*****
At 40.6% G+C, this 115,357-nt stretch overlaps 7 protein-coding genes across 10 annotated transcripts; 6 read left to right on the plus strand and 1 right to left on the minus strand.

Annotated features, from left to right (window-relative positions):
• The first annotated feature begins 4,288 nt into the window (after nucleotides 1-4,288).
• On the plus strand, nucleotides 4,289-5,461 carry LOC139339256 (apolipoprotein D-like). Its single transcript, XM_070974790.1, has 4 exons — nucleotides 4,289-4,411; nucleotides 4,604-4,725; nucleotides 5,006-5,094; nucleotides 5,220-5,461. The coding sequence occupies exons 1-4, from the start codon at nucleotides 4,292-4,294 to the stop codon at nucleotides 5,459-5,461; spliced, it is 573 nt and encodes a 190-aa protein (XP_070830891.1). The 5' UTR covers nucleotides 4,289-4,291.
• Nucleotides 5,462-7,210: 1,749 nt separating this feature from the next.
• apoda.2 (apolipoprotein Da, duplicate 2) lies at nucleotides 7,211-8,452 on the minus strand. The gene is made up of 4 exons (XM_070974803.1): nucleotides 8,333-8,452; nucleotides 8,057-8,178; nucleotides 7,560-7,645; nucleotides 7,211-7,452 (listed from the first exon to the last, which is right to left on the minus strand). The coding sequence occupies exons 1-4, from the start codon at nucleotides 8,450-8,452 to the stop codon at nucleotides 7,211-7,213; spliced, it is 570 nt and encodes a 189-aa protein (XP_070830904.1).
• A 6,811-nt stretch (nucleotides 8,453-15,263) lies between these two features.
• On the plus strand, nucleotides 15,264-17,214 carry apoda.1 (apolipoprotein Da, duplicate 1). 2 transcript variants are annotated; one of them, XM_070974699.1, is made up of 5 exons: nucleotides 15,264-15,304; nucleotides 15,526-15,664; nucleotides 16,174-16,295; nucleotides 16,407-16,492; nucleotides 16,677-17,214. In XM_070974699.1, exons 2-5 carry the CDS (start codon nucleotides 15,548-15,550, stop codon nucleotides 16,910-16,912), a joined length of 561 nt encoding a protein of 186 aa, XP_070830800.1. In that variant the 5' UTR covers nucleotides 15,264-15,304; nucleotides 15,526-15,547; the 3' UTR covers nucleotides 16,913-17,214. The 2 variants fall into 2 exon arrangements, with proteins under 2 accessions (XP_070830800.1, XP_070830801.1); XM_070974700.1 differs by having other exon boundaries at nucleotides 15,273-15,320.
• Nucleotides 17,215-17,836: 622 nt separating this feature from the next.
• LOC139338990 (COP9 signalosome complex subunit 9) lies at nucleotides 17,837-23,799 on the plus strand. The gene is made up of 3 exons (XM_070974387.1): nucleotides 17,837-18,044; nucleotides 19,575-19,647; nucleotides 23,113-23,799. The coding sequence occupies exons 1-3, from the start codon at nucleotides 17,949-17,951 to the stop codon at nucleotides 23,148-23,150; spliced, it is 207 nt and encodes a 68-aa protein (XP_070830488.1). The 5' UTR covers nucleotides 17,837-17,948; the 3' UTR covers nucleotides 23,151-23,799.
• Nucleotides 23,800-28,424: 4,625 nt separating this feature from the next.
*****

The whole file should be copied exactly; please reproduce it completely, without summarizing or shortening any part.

At 40.6% G+C, this 115,357-nt stretch overlaps 7 protein-coding genes across 10 annotated transcripts; 6 read left to right on the plus strand and 1 right to left on the minus strand.

Annotated features, from left to right (window-relative positions):
• The first annotated feature begins 4,288 nt into the window (after nucleotides 1-4,288).
• On the plus strand, nucleotides 4,289-5,461 carry LOC139339256 (apolipoprotein D-like). Its single transcript, XM_070974790.1, has 4 exons — nucleotides 4,289-4,411; nucleotides 4,604-4,725; nucleotides 5,006-5,094; nucleotides 5,220-5,461. The coding sequence occupies exons 1-4, from the start codon at nucleotides 4,292-4,294 to the stop codon at nucleotides 5,459-5,461; spliced, it is 573 nt and encodes a 190-aa protein (XP_070830891.1). The 5' UTR covers nucleotides 4,289-4,291.
• Nucleotides 5,462-7,210: 1,749 nt separating this feature from the next.
• apoda.2 (apolipoprotein Da, duplicate 2) lies at nucleotides 7,211-8,452 on the minus strand. The gene is made up of 4 exons (XM_070974803.1): nucleotides 8,333-8,452; nucleotides 8,057-8,178; nucleotides 7,560-7,645; nucleotides 7,211-7,452 (listed from the first exon to the last, which is right to left on the minus strand). The coding sequence occupies exons 1-4, from the start codon at nucleotides 8,450-8,452 to the stop codon at nucleotides 7,211-7,213; spliced, it is 570 nt and encodes a 189-aa protein (XP_070830904.1).
• A 6,811-nt stretch (nucleotides 8,453-15,263) lies between these two features.
• On the plus strand, nucleotides 15,264-17,214 carry apoda.1 (apolipoprotein Da, duplicate 1). 2 transcript variants are annotated; one of them, XM_070974699.1, is made up of 5 exons: nucleotides 15,264-15,304; nucleotides 15,526-15,664; nucleotides 16,174-16,295; nucleotides 16,407-16,492; nucleotides 16,677-17,214. In XM_070974699.1, exons 2-5 carry the CDS (start codon nucleotides 15,548-15,550, stop codon nucleotides 16,910-16,912), a joined length of 561 nt encoding a protein of 186 aa, XP_070830800.1. In that variant the 5' UTR covers nucleotides 15,264-15,304; nucleotides 15,526-15,547; the 3' UTR covers nucleotides 16,913-17,214. The 2 variants fall into 2 exon arrangements, with proteins under 2 accessions (XP_070830800.1, XP_070830801.1); XM_070974700.1 differs by having other exon boundaries at nucleotides 15,273-15,320.
• Nucleotides 17,215-17,836: 622 nt separating this feature from the next.
• LOC139338990 (COP9 signalosome complex subunit 9) lies at nucleotides 17,837-23,799 on the plus strand. The gene is made up of 3 exons (XM_070974387.1): nucleotides 17,837-18,044; nucleotides 19,575-19,647; nucleotides 23,113-23,799. The coding sequence occupies exons 1-3, from the start codon at nucleotides 17,949-17,951 to the stop codon at nucleotides 23,148-23,150; spliced, it is 207 nt and encodes a 68-aa protein (XP_070830488.1). The 5' UTR covers nucleotides 17,837-17,948; the 3' UTR covers nucleotides 23,151-23,799.
• Nucleotides 23,800-28,424: 4,625 nt separating this feature from the next.